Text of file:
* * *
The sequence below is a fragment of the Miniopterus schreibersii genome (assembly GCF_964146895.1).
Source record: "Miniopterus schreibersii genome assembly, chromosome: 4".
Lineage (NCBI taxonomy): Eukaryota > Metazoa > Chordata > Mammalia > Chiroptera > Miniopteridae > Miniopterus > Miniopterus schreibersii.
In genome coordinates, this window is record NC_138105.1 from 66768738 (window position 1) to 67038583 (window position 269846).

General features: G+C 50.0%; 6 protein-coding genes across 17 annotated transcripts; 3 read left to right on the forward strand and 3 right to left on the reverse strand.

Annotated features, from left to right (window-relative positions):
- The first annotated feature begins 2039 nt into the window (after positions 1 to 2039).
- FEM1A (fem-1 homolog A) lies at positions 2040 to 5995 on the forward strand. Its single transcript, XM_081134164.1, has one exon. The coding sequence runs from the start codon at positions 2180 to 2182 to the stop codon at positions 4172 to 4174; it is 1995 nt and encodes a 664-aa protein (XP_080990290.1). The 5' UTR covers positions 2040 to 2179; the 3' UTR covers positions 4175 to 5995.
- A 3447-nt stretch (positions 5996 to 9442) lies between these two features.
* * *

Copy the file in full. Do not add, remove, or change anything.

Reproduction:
The sequence below is a fragment of the Miniopterus schreibersii genome (assembly GCF_964146895.1).
Source record: "Miniopterus schreibersii genome assembly, chromosome: 4".
Lineage (NCBI taxonomy): Eukaryota > Metazoa > Chordata > Mammalia > Chiroptera > Miniopteridae > Miniopterus > Miniopterus schreibersii.
In genome coordinates, this window is record NC_138105.1 from 66768738 (window position 1) to 67038583 (window position 269846).

General features: G+C 50.0%; 6 protein-coding genes across 17 annotated transcripts; 3 read left to right on the forward strand and 3 right to left on the reverse strand.

Annotated features, from left to right (window-relative positions):
- The first annotated feature begins 2039 nt into the window (after positions 1 to 2039).
- FEM1A (fem-1 homolog A) lies at positions 2040 to 5995 on the forward strand. Its single transcript, XM_081134164.1, has one exon. The coding sequence runs from the start codon at positions 2180 to 2182 to the stop codon at positions 4172 to 4174; it is 1995 nt and encodes a 664-aa protein (XP_080990290.1). The 5' UTR covers positions 2040 to 2179; the 3' UTR covers positions 4175 to 5995.
- A 3447-nt stretch (positions 5996 to 9442) lies between these two features.